River of Grass

River of Grass

River of Grass, Kelly Reichardt, EUA, 1994, 75'

Beginning of Kelly Reichardt's retrospective. On the screen are all the components of a road movie with an existentialist spirit: Cozy is a young woman born in Miami that lives a life she finds unsatisfying. Abandoned by her mother when she was 10 years old, she is the daughter of a police inspector named Ryder, married to Boby, the mother of two sons, and finds herself in a constant vital unease about her place in the world. That is because her world is reduced to a house on the outskirts of Florida, between infinite highways, hourly-rate motels with pools, and doubts about her destiny: “Where will all these roads go?”, Cozy asks as she observes the highways that surround her life.

On the screen are all of the components for a runaway film with an American indie spirit and touches of absurd humour: Ryder is a police officer whose main characteristic is the great ease with which he constantly loses his state-issued gun. And this gun gets into the wrong hands. That is when we meet Lee, another young person about to turn thirty, wandering about in his blue Cadillac from one place to another along the coast.

We now have all of the elements for a film about youth and escape: the car, the gun, the lovers, and a police officer on the trail of a crime.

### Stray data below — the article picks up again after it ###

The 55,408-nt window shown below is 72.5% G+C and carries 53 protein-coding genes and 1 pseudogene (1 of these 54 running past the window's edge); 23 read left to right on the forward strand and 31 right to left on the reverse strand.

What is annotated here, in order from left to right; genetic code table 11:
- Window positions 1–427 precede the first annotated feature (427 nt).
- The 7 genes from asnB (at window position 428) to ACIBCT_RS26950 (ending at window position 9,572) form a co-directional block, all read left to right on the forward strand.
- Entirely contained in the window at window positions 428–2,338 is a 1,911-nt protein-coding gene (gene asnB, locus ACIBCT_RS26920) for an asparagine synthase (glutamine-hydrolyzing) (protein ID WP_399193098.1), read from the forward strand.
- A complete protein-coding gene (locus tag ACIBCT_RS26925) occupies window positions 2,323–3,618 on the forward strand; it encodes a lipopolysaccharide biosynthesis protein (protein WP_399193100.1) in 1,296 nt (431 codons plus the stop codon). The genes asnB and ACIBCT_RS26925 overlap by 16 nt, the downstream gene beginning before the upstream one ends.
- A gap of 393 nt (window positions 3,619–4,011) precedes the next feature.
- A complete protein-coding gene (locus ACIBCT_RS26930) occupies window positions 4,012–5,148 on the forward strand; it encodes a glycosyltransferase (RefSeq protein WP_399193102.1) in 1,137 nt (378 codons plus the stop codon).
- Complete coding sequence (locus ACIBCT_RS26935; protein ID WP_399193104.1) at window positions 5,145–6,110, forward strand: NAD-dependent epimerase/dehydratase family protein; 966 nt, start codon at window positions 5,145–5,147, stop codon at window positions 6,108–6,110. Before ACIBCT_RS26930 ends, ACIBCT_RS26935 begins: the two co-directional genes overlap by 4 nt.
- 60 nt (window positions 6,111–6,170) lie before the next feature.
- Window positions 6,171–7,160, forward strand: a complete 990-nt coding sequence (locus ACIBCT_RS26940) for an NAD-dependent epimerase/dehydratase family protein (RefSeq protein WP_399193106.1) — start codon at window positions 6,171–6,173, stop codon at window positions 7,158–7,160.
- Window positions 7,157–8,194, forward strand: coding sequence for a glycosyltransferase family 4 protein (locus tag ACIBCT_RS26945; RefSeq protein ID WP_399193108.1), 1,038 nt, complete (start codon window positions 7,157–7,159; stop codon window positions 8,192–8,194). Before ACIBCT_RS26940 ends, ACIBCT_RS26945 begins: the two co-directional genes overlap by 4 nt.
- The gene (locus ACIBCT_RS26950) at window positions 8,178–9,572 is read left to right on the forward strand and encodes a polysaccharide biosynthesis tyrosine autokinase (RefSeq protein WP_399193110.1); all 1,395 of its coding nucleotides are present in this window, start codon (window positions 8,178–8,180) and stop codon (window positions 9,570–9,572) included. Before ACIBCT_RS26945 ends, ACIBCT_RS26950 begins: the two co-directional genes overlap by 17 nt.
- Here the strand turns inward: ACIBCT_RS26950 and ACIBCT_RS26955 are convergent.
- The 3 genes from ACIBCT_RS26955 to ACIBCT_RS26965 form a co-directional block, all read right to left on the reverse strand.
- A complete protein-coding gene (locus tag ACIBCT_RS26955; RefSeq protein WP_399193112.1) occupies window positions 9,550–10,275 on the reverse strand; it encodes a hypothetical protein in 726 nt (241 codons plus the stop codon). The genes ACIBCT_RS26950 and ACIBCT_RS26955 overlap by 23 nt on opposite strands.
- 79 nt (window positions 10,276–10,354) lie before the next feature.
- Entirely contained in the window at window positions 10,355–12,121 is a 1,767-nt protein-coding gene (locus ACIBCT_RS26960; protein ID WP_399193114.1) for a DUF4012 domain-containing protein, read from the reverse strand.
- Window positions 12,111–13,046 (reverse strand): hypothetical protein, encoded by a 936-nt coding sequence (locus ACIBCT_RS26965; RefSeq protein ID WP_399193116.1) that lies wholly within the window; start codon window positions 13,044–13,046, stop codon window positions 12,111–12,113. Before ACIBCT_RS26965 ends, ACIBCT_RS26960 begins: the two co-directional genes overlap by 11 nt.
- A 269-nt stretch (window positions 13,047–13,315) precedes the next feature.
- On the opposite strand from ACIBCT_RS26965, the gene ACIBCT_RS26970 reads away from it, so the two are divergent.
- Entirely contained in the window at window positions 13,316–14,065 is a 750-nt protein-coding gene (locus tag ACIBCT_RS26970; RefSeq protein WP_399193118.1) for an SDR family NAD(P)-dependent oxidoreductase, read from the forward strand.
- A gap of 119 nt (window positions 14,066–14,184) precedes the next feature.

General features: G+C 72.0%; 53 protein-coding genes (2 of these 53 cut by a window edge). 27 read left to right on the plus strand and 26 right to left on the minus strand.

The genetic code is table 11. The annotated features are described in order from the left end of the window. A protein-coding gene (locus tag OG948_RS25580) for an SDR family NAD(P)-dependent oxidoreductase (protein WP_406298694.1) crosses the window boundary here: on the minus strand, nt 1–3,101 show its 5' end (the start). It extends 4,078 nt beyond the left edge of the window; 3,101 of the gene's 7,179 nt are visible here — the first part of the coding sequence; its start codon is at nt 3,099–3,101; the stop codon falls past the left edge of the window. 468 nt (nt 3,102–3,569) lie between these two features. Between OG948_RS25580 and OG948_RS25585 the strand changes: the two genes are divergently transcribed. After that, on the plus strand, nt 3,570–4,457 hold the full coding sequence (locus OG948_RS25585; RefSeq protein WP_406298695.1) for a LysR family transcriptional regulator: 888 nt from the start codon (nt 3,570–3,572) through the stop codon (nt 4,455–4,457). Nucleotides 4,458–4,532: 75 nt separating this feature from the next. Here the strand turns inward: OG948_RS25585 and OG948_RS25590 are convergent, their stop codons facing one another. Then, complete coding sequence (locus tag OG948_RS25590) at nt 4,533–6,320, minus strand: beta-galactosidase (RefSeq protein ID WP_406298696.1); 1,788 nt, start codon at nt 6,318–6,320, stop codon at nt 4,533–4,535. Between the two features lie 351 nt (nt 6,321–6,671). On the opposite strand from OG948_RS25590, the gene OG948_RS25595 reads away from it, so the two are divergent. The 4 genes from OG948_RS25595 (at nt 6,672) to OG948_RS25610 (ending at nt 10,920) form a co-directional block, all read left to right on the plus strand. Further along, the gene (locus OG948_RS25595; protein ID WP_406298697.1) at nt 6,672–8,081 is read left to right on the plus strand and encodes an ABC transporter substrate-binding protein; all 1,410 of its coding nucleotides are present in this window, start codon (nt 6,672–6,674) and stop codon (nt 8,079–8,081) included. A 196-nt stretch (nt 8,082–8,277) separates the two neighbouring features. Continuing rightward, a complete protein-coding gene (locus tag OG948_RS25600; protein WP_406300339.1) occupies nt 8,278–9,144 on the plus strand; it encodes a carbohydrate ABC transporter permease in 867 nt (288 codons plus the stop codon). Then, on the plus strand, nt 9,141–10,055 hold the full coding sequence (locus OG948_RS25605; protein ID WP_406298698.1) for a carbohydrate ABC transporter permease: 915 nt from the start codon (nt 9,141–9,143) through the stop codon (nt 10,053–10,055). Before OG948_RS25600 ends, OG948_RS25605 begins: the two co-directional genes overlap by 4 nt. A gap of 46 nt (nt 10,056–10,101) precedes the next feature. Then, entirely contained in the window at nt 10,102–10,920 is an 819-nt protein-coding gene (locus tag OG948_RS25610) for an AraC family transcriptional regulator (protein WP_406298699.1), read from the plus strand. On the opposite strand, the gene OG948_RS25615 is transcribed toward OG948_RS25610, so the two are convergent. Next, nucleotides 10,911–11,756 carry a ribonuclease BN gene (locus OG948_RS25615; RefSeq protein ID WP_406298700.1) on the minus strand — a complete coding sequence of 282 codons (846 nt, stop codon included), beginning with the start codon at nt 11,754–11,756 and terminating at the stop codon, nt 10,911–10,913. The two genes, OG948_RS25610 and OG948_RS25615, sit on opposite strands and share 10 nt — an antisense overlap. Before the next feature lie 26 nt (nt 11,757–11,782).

This is Director Kelly Reichardt’s first full-length feature film and the first surprise of her film catalogue, because the freedom with which she handles all plot elements is surprising. It is at once a film that seems like many others, and one that is entirely unique. If we recall the North American film tradition, we could cite two major classics: Bonnie & Clyde (Arthur Penn, 1967) and Badlands (Terrence Malick, 1973). That is the imaginary it references, albeit filtered through the young Reichardt’s particular rhythm and tone. It is as if we were before a post-rock indie version of a classic jazz-soul theme. In this sense, the most direct and intimate reference would perhaps be Barbara Loden’s Wanda (1970), a film of robberies and escape that transforms into a portrait of a woman disenchanted with the world. Here too, the characters and situations are transformed as the plot unfolds, until they are finally revealed to be a biography of their lead character, Cozy.

Like her characters, Reichardt wonders from one reference to another until fulfilling a unique purpose: very free, humanist, full of life, with touches of drama and comedy, sounding like an underground record from the 1990s. It is one of those road films that sings of endless journeys and loves lost.